Getting Branded Videos Right

Writing for Ad Age, Keith Richman spells out three simple but critical steps in getting branded web video content right.  Richman cites growing pains from early high-profile efforts that fell flat when they didn’t draw viewers.  He blames it mostly on eager marketers overcome by this hot new marketing vehicle on the heels of successes such as lonelygirl15.   That eagerness drove some to go too big in the process.  However he sees successes this year giving branded content momentum again, and he whittles down the formula for success into three rules covering targeting, budgeting and distribution.

Read more from Ad Age {link no longer active}.

GenXers Still Think Reality Bites

Writing for MarketingProfs, Dave Sohigian looks at how to market to Generation X, showing how the former slackers have become cynical parents who hold a lot of sway over their kids.  Ranging in age from 28-48 years old, many Generation Xers are now parents to Millenial kids born after 2000.  Sohigian sees a stronger bond and ability to relate between this set of parents and children than the previous generation.  He pinpoints part of it to the independent minded Gen Xers who still show little faith in institutions, and as a result tend to be more protective of their children.

That nurturing has established a bond that Sohigian thinks marketers need to take into consideration.  In-fact when it comes to products and purchase decisions, he sees a symbiotic bond between the two generations.  It s one where parents are as likely to look to their children for advice on products as vice versa.  He pinpoints one important consideration by marketers targeting GenXers or their children: brand and message products in a way that plays to their nurturing relationship and resonates with both.

Read more at MarketingProfs.

First Couple Years For PS3 Is A Primer, Says Insomniac

Speaking to CVG, Insomniac community manager James Stevenson says the first two years for PS3 have been about developers getting games up and running.  His studio just released Ratchet & Clank: A Crack in Time, the third installment in Sony’s franchise on PS3.  Stevenson points to his studio and Uncharted developer Naughty Dog as evidence that Sony developers are just hitting their stride on PS3.  He thinks the system will show its full potential over the next two to three years.  Ratchet & Clank: A Crack in Time is currently getting good reviews, with an 87 percent average rating on Metacritic.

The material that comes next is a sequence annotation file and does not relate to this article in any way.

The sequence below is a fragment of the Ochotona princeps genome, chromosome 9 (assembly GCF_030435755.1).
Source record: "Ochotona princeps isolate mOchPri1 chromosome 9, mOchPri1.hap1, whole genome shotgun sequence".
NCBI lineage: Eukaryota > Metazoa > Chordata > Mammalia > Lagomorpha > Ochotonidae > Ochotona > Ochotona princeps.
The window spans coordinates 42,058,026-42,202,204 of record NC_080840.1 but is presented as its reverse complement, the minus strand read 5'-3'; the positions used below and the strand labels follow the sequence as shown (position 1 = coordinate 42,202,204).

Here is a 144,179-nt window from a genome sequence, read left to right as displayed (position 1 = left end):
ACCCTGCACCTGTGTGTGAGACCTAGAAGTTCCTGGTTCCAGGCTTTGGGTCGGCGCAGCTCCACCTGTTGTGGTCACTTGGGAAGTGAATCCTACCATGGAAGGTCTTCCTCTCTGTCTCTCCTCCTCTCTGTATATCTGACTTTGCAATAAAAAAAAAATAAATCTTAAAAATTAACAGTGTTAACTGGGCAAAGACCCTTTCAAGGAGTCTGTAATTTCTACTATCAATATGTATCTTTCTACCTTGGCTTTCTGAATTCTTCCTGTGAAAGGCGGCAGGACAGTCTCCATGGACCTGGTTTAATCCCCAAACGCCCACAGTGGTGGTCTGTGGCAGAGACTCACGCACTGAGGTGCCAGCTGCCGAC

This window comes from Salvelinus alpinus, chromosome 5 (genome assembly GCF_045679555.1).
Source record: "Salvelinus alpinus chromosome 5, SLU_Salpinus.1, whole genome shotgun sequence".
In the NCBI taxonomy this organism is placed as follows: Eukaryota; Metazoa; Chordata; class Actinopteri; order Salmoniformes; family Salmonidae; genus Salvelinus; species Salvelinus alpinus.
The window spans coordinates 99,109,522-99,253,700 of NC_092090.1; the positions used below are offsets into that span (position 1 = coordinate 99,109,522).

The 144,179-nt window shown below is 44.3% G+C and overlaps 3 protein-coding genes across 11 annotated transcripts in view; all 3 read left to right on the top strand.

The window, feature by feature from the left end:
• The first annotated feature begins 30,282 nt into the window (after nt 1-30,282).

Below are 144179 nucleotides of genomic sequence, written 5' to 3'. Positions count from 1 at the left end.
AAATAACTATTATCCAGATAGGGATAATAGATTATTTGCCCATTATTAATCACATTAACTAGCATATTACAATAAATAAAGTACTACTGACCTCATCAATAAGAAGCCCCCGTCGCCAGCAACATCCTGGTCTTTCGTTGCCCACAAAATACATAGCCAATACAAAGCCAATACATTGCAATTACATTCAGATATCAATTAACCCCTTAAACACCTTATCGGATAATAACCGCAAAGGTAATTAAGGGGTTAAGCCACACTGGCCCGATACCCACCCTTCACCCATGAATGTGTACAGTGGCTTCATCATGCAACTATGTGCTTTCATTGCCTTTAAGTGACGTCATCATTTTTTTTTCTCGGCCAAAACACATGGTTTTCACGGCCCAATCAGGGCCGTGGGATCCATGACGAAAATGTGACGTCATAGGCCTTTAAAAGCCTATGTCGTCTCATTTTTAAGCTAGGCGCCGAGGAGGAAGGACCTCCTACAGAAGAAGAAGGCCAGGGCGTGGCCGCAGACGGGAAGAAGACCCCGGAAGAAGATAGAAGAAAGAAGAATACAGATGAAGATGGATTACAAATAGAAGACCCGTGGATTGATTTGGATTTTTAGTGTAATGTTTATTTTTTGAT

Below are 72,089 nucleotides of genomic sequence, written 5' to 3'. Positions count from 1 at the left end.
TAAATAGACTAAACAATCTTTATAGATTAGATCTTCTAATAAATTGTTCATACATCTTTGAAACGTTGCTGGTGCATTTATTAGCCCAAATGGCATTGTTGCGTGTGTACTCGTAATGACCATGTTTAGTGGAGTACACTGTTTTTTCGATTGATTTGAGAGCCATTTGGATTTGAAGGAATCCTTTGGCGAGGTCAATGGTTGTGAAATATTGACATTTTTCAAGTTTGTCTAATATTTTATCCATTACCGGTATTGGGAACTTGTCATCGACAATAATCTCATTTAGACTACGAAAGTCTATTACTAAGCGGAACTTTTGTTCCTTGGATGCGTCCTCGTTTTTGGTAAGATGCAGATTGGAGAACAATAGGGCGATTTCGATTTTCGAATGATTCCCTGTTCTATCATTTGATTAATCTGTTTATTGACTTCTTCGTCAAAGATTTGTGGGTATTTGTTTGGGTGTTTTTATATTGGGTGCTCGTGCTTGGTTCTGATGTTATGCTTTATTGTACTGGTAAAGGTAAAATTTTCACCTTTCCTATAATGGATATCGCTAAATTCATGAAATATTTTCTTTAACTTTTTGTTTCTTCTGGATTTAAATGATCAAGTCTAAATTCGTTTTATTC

Read more at CVG {link no longer active}.

PC Games Hindered By Smaller Budgets, Says Developer

Splash Damage, developer of the upcoming PC action game Brink, says studios that want to make triple-A caliber games should look to console game development.  Speaking to Destructoid, the studio s Paul Wedgewood says publishers don t provide budgets for PC games that cover high-profile game essentials such as first-rate music and acting.  He says his studio realized some years ago that if it wanted to make triple-A games it needed to move into console game development.

Read more at Destructoid.

Jay Z Battles Eminem For ‘DJ Hero’

Activision enlisted a couple of heavyweight rappers in the TV spot for DJ Hero.   The ad puts Jay Z and Eminem on stage to duke it out, highlighting the exclusive mash-up track from the artists that’s featured in the game.

The ad has a couple nifty visual touches.  The rappers perform with a backup band and a DJ spinning sounds on a DJ Hero station.  As the DJ moves the cross fader bar on the controller, instruments and musicians get dragged across the stage to visually represent how the sound is getting manipulated.  The stage also has two starkly different backdrops for Jay Z and Eminem, each reflecting the artist’s persona.

Aside from the exclusive mash-up of  Eminem’s “My Name Is (Slim Shady)” and Jay Z’s “Izzo HOVA,” the spot plugs the more than 93 original tracks in the game.

Watch it at YouTube {link no longer active}.